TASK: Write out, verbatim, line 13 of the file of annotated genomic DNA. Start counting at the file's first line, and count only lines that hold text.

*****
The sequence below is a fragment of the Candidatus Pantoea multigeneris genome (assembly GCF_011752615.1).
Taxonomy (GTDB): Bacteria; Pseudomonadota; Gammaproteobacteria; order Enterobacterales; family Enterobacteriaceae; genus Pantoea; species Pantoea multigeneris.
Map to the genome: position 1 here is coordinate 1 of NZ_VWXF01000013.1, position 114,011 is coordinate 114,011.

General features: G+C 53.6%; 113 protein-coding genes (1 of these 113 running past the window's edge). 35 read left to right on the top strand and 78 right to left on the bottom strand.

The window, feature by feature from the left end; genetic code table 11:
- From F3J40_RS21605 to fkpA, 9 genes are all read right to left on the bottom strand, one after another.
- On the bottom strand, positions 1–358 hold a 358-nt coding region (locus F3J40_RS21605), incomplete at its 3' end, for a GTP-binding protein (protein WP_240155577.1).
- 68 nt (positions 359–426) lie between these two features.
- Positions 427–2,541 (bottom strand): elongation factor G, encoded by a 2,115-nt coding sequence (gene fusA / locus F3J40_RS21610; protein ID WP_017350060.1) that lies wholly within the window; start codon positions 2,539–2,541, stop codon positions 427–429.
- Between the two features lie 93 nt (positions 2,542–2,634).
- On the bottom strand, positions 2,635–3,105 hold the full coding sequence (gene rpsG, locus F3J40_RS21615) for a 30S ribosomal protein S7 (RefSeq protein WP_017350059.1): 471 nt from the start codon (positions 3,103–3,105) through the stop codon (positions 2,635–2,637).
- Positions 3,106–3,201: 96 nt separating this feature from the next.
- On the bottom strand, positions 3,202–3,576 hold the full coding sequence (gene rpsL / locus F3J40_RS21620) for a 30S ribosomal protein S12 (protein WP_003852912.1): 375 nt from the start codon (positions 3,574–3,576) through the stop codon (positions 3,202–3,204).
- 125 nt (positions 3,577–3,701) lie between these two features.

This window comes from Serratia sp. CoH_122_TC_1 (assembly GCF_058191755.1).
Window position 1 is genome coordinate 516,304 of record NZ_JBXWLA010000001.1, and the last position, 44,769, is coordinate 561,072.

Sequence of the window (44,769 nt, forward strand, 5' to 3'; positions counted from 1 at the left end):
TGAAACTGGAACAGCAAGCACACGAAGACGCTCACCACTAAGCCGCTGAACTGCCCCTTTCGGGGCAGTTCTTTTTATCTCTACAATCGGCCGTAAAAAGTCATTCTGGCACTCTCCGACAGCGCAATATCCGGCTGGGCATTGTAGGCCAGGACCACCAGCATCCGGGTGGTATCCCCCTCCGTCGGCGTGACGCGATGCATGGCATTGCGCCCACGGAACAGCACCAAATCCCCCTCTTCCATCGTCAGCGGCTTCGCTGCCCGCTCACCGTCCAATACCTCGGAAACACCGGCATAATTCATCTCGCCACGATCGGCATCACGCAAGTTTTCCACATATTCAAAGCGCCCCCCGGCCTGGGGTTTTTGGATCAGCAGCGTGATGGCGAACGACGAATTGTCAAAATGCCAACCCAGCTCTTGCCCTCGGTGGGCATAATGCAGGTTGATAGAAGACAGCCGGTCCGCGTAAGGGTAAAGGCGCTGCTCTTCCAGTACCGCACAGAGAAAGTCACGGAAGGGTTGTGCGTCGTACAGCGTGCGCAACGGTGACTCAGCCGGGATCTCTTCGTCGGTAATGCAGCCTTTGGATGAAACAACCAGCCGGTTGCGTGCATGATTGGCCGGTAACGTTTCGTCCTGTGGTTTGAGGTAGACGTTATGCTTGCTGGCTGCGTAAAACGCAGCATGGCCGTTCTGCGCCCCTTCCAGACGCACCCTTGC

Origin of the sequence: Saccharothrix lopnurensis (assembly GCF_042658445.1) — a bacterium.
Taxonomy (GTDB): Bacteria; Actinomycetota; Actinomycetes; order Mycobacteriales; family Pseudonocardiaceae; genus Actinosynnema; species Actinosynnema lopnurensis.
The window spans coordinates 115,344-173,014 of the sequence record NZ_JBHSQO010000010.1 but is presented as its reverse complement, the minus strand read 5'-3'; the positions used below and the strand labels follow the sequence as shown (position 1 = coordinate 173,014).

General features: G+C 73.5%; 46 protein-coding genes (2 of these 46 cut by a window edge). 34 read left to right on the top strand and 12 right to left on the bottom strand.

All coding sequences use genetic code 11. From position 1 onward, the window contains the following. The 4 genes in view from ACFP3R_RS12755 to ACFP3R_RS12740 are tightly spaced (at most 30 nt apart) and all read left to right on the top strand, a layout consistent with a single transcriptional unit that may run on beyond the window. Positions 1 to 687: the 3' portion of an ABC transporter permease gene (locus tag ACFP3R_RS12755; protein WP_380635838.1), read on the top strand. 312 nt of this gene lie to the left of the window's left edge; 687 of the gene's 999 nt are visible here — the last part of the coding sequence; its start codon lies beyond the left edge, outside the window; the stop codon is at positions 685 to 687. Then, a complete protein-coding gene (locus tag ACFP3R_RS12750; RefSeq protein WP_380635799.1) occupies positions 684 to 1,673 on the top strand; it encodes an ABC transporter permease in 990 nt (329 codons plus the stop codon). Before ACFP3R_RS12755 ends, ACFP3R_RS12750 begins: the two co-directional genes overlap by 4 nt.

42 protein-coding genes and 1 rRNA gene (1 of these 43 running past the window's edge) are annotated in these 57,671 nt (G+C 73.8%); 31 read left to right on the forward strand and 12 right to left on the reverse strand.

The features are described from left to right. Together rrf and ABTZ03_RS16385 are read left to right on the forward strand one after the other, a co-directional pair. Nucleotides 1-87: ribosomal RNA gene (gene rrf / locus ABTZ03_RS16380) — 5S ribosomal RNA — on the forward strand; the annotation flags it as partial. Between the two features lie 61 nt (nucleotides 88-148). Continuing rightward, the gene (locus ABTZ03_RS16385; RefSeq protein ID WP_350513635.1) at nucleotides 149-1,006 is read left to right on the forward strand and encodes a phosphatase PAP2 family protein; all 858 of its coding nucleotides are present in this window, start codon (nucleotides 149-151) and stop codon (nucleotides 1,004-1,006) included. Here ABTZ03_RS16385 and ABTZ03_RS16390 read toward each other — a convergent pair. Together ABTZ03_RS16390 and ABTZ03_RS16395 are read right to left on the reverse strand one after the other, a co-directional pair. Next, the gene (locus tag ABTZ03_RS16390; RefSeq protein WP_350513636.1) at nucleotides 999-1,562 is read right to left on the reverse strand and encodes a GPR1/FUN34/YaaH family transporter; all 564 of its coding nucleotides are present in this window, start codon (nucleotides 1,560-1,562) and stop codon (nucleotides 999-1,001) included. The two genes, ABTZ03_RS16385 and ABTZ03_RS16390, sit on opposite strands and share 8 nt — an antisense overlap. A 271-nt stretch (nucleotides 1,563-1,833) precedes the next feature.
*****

- On the bottom strand, positions 3,202–3,576 hold the full coding sequence (gene rpsL / locus F3J40_RS21620) for a 30S ribosomal protein S12 (protein WP_003852912.1): 375 nt from the start codon (positions 3,574–3,576) through the stop codon (positions 3,202–3,204).